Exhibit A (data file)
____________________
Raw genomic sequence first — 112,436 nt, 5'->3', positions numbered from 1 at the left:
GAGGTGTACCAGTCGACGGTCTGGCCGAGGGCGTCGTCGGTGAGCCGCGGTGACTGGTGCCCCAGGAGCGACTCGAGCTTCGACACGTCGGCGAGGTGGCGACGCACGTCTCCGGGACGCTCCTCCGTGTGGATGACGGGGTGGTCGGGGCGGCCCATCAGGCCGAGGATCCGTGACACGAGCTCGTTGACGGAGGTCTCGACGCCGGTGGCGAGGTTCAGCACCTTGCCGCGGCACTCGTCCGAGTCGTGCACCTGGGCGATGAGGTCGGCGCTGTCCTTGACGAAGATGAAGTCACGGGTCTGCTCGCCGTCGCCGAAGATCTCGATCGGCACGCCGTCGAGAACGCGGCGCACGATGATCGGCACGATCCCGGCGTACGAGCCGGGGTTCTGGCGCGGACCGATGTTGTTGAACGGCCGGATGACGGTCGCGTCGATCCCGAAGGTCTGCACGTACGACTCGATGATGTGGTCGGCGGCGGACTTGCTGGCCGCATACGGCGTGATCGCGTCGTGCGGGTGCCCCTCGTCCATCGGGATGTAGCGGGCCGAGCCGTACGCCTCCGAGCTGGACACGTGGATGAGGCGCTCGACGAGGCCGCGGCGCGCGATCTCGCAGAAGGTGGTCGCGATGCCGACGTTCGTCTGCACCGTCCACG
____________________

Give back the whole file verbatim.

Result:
Raw genomic sequence first — 112,436 nt, 5'->3', positions numbered from 1 at the left:
GAGGTGTACCAGTCGACGGTCTGGCCGAGGGCGTCGTCGGTGAGCCGCGGTGACTGGTGCCCCAGGAGCGACTCGAGCTTCGACACGTCGGCGAGGTGGCGACGCACGTCTCCGGGACGCTCCTCCGTGTGGATGACGGGGTGGTCGGGGCGGCCCATCAGGCCGAGGATCCGTGACACGAGCTCGTTGACGGAGGTCTCGACGCCGGTGGCGAGGTTCAGCACCTTGCCGCGGCACTCGTCCGAGTCGTGCACCTGGGCGATGAGGTCGGCGCTGTCCTTGACGAAGATGAAGTCACGGGTCTGCTCGCCGTCGCCGAAGATCTCGATCGGCACGCCGTCGAGAACGCGGCGCACGATGATCGGCACGATCCCGGCGTACGAGCCGGGGTTCTGGCGCGGACCGATGTTGTTGAACGGCCGGATGACGGTCGCGTCGATCCCGAAGGTCTGCACGTACGACTCGATGATGTGGTCGGCGGCGGACTTGCTGGCCGCATACGGCGTGATCGCGTCGTGCGGGTGCCCCTCGTCCATCGGGATGTAGCGGGCCGAGCCGTACGCCTCCGAGCTGGACACGTGGATGAGGCGCTCGACGAGGCCGCGGCGCGCGATCTCGCAGAAGGTGGTCGCGATGCCGACGTTCGTCTGCACCGTCCACG